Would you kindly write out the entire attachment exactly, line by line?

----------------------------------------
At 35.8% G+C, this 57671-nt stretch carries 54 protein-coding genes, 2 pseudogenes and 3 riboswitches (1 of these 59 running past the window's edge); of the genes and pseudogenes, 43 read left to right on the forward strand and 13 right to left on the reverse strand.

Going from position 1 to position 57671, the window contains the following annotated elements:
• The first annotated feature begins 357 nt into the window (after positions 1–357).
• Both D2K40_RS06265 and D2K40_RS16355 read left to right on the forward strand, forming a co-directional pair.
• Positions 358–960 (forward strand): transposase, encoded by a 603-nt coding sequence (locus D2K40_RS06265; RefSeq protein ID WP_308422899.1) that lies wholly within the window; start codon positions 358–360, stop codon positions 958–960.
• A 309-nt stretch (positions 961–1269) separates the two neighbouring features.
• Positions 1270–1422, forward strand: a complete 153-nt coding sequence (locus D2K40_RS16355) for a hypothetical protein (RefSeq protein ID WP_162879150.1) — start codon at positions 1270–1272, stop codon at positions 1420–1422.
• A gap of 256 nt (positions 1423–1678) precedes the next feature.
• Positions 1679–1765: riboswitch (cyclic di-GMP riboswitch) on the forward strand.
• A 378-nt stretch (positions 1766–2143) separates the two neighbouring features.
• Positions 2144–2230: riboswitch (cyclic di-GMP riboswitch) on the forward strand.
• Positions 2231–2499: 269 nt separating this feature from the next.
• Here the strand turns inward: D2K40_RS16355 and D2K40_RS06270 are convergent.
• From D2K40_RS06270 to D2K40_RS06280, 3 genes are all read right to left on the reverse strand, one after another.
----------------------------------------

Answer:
At 35.8% G+C, this 57671-nt stretch carries 54 protein-coding genes, 2 pseudogenes and 3 riboswitches (1 of these 59 running past the window's edge); of the genes and pseudogenes, 43 read left to right on the forward strand and 13 right to left on the reverse strand.

Going from position 1 to position 57671, the window contains the following annotated elements:
• The first annotated feature begins 357 nt into the window (after positions 1–357).
• Both D2K40_RS06265 and D2K40_RS16355 read left to right on the forward strand, forming a co-directional pair.
• Positions 358–960 (forward strand): transposase, encoded by a 603-nt coding sequence (locus D2K40_RS06265; RefSeq protein ID WP_308422899.1) that lies wholly within the window; start codon positions 358–360, stop codon positions 958–960.
• A 309-nt stretch (positions 961–1269) separates the two neighbouring features.
• Positions 1270–1422, forward strand: a complete 153-nt coding sequence (locus D2K40_RS16355) for a hypothetical protein (RefSeq protein ID WP_162879150.1) — start codon at positions 1270–1272, stop codon at positions 1420–1422.
• A gap of 256 nt (positions 1423–1678) precedes the next feature.
• Positions 1679–1765: riboswitch (cyclic di-GMP riboswitch) on the forward strand.
• A 378-nt stretch (positions 1766–2143) separates the two neighbouring features.
• Positions 2144–2230: riboswitch (cyclic di-GMP riboswitch) on the forward strand.
• Positions 2231–2499: 269 nt separating this feature from the next.
• Here the strand turns inward: D2K40_RS16355 and D2K40_RS06270 are convergent.
• From D2K40_RS06270 to D2K40_RS06280, 3 genes are all read right to left on the reverse strand, one after another.